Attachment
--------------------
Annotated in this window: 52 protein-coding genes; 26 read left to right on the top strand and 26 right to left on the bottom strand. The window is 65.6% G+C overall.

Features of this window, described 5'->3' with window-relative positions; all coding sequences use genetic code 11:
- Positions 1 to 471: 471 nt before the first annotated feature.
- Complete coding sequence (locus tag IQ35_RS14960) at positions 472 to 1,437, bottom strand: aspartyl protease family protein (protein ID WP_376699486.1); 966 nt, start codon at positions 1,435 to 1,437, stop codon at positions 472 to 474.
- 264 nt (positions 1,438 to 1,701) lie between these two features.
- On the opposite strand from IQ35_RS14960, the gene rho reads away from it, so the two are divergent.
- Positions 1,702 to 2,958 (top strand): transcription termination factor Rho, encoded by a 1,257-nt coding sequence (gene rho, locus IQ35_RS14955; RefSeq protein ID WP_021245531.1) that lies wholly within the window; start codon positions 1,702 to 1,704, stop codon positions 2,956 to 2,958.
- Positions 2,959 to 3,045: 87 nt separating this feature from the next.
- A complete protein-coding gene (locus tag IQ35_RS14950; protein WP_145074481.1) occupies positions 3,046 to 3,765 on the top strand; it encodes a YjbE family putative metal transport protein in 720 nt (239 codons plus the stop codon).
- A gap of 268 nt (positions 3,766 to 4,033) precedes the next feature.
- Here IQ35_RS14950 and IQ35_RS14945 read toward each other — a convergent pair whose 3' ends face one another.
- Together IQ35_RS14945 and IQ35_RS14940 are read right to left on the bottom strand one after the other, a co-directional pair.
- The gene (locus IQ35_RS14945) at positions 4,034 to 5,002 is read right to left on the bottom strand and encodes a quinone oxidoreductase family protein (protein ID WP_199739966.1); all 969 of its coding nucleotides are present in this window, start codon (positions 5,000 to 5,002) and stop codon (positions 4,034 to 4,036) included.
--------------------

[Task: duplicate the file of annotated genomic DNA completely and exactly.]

Annotated in this window: 52 protein-coding genes; 26 read left to right on the top strand and 26 right to left on the bottom strand. The window is 65.6% G+C overall.

Features of this window, described 5'->3' with window-relative positions; all coding sequences use genetic code 11:
- Positions 1 to 471: 471 nt before the first annotated feature.
- Complete coding sequence (locus tag IQ35_RS14960) at positions 472 to 1,437, bottom strand: aspartyl protease family protein (protein ID WP_376699486.1); 966 nt, start codon at positions 1,435 to 1,437, stop codon at positions 472 to 474.
- 264 nt (positions 1,438 to 1,701) lie between these two features.
- On the opposite strand from IQ35_RS14960, the gene rho reads away from it, so the two are divergent.
- Positions 1,702 to 2,958 (top strand): transcription termination factor Rho, encoded by a 1,257-nt coding sequence (gene rho, locus IQ35_RS14955; RefSeq protein ID WP_021245531.1) that lies wholly within the window; start codon positions 1,702 to 1,704, stop codon positions 2,956 to 2,958.
- Positions 2,959 to 3,045: 87 nt separating this feature from the next.
- A complete protein-coding gene (locus tag IQ35_RS14950; protein WP_145074481.1) occupies positions 3,046 to 3,765 on the top strand; it encodes a YjbE family putative metal transport protein in 720 nt (239 codons plus the stop codon).
- A gap of 268 nt (positions 3,766 to 4,033) precedes the next feature.
- Here IQ35_RS14950 and IQ35_RS14945 read toward each other — a convergent pair whose 3' ends face one another.
- Together IQ35_RS14945 and IQ35_RS14940 are read right to left on the bottom strand one after the other, a co-directional pair.
- The gene (locus IQ35_RS14945) at positions 4,034 to 5,002 is read right to left on the bottom strand and encodes a quinone oxidoreductase family protein (protein ID WP_199739966.1); all 969 of its coding nucleotides are present in this window, start codon (positions 5,000 to 5,002) and stop codon (positions 4,034 to 4,036) included.